Is Rush Limbaugh Betraying Conservatism with Donald Trump?
Trump, who went to elite schools, earned an Ivy League diploma, and inherited a ton of money, is an excellent candidate for the “establishment-elite political club.” As Friedersdorf explains, Trump was invited -- he was a guest of sitting Vice President George H.W. Bush at the 1988 Republican National Convention. In fact, Trump was part of the “in-crowd” for the Clinton presidency, donating $100,000 to the Clinton Foundation and enjoying the Clintons' presence at his wedding. In 2012, Mitt Romney sought Trump out for his endorsement.
Instead, Friedersdorf argues, Limbaugh likes Trump because he identifies with him. Like the media mogul, “the talk-radio host also got fantastically rich selling ego, bombast, and brazenness to the masses, elitist tastemakers be damned.”
Rush Limbaugh’s summary of Trump’s story -- not being the right “type” to be invited into the “establishment-elite political club,” despite “overwhelming success in whatever you do” -- fits his own story better.
As late as June 2, 1992, Limbaugh was sympathetic to Pat Buchanan in the Republican primary, despite the fact that George H.W. Bush was the sitting president. When Ross Perot entered the race, Limbaugh was sympathetic to him, too. “Say what you want about his lack of specificity, he’s also the one candidate who doesn’t run from a problem.” Sound familiar?
But on June 3, President Bush invited Limbaugh to the White House, where he stayed the night in the Lincoln Bedroom. “From that day forward Limbaugh never said one word on his show that could be construed as hurting Bush’s re-election effort,” The Atlantic’s James Fallows noted in 1994. “Having proclaimed for years, and with good reason, that his show was so entertaining that it didn’t need guests, he had both Bush and Quayle on the air and listened to them reverently.”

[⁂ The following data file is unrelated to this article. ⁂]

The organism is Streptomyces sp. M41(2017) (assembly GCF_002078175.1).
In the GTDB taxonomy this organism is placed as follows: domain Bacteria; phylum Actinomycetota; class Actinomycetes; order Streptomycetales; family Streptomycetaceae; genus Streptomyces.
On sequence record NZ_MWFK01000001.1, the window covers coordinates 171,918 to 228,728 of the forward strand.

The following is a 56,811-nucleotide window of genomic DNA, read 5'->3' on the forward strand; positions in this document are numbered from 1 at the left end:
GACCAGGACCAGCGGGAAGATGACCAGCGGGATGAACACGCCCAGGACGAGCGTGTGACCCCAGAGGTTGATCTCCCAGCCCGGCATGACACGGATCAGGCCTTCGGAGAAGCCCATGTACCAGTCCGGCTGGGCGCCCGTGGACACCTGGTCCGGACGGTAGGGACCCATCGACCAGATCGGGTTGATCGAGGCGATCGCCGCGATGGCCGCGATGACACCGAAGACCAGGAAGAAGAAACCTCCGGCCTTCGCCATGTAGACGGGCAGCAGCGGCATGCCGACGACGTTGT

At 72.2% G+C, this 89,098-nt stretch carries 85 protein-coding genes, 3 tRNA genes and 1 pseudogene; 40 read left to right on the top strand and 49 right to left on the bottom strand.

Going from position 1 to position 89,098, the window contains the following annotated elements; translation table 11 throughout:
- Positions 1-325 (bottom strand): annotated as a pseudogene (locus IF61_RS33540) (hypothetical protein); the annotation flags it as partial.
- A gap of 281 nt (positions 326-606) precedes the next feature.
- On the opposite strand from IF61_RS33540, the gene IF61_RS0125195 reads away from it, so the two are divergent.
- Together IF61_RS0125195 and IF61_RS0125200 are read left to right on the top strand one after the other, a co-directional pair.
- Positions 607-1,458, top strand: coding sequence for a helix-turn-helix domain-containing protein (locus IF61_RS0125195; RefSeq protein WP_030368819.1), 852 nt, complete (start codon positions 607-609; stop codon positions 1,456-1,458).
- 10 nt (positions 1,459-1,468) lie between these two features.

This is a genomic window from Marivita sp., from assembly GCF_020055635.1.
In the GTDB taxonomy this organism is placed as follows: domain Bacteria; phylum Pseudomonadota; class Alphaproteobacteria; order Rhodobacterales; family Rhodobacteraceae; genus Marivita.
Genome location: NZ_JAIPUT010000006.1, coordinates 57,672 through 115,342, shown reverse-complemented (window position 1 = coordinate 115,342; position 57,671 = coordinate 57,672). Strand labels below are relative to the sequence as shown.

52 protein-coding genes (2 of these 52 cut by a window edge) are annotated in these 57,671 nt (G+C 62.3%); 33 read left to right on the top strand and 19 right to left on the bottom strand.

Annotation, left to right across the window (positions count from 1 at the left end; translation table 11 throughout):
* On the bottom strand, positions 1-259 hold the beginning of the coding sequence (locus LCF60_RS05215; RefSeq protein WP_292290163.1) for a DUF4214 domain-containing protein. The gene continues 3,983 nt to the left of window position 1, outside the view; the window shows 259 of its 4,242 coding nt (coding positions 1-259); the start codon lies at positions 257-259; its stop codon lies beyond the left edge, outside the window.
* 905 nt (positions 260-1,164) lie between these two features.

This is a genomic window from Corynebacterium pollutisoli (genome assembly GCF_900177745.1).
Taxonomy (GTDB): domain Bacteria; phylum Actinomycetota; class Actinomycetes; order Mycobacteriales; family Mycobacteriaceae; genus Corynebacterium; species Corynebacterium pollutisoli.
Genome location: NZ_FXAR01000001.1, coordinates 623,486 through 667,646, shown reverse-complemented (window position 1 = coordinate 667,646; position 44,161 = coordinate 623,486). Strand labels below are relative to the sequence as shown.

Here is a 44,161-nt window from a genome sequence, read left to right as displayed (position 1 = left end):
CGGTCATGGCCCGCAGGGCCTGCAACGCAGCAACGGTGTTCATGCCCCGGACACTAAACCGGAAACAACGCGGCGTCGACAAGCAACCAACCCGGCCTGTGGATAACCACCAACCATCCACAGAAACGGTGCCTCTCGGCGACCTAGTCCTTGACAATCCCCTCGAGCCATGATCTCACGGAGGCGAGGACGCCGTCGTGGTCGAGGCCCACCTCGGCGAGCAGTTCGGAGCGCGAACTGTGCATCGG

Friedersdorf describes Limbaugh’s father as “a prominent small-town lawyer who looked down on his son’s infatuation with radio.” The Atlantic writer explains that “the on-air bravado and effusiveness of Limbaugh and other born DJs is very often accompanied by shyness and uncertainty in normal life.”
After struggling for many years to get traction, Limbaugh finally made it. Friedersdorf says that “by objective standards” he was “a failure well into his thirties.” Limbaugh had two short and unsuccessful marriages, was fired from many DJ jobs, and spent five years worried that his radio career was over.
Anger at the Establishment
Limbaugh’s anger at the Republican “establishment” also derives from his commitment to conservative principles. As Friedersdorf acknowledges, the radio master “couldn’t help but observe the ways in which a series of Republicans he championed, from Newt Gingrich to George W. Bush to Tom Delay, cynically exploited movement conservatives, only to disappoint them time after time after time.”
Limbaugh is not kidding himself -- the radio champion of conservatism never deigns to pretend that Trump is a National Review kind of guy. But he is willing to bolster the media mogul’s image as an anti-establishment maverick, either because he identifies with him or because he just hates the “in-crowd” enough to allegedly betray conservatism.